Ford’s Theatre National Historic Site (Museum, Theatre, Petersen House) and the Center for Education and Leadership will be closed to the public on Monday, May 19, 2014.

FORD’S THEATRE SOCIETY ANNOUNCES PRESIDENTS' DAY PROGRAMMING FOR FEB. 18, 2013

Events include student oratory performances, ranger programs, Tales of the Lincoln with storyteller Jon Spelman and performances of One Destiny

Political Satirist Mark Russell plays special one-night engagement

Washington, D.C.— Ford’s Theatre Society celebrates Presidents’ Day on February 18, 2013 with special programming sponsored by BP America. Visitors may attend ranger talks and performances of One Destiny, a one-act play about Abraham Lincoln and the events of the assassination; explore the Ford’s Theatre Museum and Center for Education and Leadership, including a temporary exhibition titled Torn in Two, which features maps and political cartoons from the Civil War era; listen to master storyteller Jon Spelman explain the many myths of Abraham Lincoln; and hear a dynamic performance of select Lincoln speeches by members of the Ford’s Theatre Youth Leaders Ensemble.

Additionally, piano-playing political satirist Mark Russell will perform a special one-night engagement at 7 p.m. Known for skewering Democrats and Republicans alike, Russell’s unique brand of comedy earned him the Mark Twain Award for political comedy and has made him a popular favorite on PBS. Tickets range $20 to $64 and are available for purchase through Ticketmaster at http://www.fords.org/event/evening-mark-russell or by calling (800) 982-2787 (Ticketmaster fees apply).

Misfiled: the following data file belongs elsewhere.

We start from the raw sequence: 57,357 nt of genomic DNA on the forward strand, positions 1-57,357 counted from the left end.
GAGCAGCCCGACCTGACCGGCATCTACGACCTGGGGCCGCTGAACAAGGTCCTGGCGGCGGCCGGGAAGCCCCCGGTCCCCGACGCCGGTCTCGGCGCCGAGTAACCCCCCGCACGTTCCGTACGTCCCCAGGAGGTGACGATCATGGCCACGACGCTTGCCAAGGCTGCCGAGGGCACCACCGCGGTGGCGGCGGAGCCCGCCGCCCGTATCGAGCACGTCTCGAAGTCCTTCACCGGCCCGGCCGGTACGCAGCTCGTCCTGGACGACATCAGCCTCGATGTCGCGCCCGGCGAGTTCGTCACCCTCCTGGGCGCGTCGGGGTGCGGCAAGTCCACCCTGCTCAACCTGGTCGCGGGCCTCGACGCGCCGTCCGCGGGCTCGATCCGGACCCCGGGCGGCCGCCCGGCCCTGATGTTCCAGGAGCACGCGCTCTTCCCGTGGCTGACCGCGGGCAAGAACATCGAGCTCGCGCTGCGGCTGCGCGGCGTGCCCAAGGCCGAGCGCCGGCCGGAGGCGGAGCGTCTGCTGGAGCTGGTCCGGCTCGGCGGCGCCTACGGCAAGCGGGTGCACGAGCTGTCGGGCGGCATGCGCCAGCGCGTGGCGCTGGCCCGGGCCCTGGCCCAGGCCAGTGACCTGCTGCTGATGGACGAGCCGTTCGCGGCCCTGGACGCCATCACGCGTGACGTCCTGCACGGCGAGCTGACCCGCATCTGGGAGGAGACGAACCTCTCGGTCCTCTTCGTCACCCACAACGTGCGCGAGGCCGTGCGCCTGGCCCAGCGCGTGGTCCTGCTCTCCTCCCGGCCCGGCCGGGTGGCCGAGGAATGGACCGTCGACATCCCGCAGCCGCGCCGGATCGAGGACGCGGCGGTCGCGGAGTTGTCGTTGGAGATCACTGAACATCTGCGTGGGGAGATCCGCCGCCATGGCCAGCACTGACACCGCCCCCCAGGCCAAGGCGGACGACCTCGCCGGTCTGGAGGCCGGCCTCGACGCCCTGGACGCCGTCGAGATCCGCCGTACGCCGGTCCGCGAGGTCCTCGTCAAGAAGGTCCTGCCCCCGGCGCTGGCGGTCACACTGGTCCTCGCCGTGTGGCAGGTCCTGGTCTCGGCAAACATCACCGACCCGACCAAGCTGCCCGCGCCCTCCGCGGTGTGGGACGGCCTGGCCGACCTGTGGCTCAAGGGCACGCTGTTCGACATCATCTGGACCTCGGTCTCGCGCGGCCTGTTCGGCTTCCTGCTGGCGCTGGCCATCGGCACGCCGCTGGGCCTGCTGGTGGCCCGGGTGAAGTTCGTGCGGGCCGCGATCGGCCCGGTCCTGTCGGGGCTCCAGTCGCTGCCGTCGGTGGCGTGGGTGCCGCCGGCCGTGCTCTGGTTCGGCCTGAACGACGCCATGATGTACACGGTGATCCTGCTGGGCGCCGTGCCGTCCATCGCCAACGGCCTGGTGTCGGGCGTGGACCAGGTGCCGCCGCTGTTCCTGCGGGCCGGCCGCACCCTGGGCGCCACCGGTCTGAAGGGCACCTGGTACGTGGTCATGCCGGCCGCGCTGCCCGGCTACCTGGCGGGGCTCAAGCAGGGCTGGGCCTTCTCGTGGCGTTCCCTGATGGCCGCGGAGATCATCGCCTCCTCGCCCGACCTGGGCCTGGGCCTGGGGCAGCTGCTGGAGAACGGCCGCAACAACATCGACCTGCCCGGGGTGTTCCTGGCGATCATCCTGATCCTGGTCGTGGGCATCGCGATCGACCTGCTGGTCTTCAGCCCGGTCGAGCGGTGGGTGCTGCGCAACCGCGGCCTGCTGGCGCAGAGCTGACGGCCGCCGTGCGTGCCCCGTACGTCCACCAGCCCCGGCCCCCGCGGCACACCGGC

Daytime Entry Tickets
Daytime entry to the Ford’s Theatre campus (Museum, Theatre, Petersen House and Center for Education and Leadership) occurs on the hour, starting at 9 a.m. Tickets are required for daytime entry and available free of charge at the Ford’s Theatre box office on Feb. 18, or may be reserved through Ticketmaster at www.fords.org or by calling (800) 982-2787 (Ticketmaster fees apply). Groups of 15 or more may reserve in advance by contacting Group Sales at groups@fords.org or (202) 638-2367.

Mark Russell
February 18, 2013, at 7 p.m.
Ford’s Theatre (511 Tenth Street NW)

Campaign season may be over, but the laughs keep on coming. Piano-playing political satirist Mark Russell returns to Ford’s Theatre with material ripped from today’s headlines. Known for skewering Democrats and Republicans alike, Russell’s unique brand of comedy earned him the Mark Twain Award for political comedy and has made him a popular favorite on PBS. Long before Jon Stewart and Steven Colbert, there was Mark Russell, daring to joke and sing of the often absurd political process. Tickets available at http://www.fords.org/event/evening-mark-russell and Ticketmaster (800) 982-2787.

Torn in Two: 150th Anniversary of the Civil War
Center for Education and Leadership (514 Tenth Street NW)
Second Floor Gallery
Through February 24, 2013

Featuring period maps along with prints, photographs, political cartoons, letters and other artifacts, this exhibition explores the causes of the Civil War as well as how it is remembered. Part of the Civil War 150 commemoration. Located on the second floor of the Center for Education and Leadership.

Daytime Programming, February 18, 2013
9 a.m.
Ford’s Theatre Museum opens

9:30 a.m.
Ranger Talk in Theatre.
Petersen House and Center for Education and Leadership open.

10:30 a.m.
One Destiny Performance in Theatre

Learn about Lincoln’s assassination from two men who were there. Actor Harry Hawk and Ford’s Theatre co-owner Harry Ford revisit the events of April 14, 1865. As they reconstruct the sequence of events, they grapple with the question: Could John Wilkes Booth have been stopped? This 35-minute presentation explores the key facts of the assassination while capturing the emotions of that fateful night. Featuring costumed actors.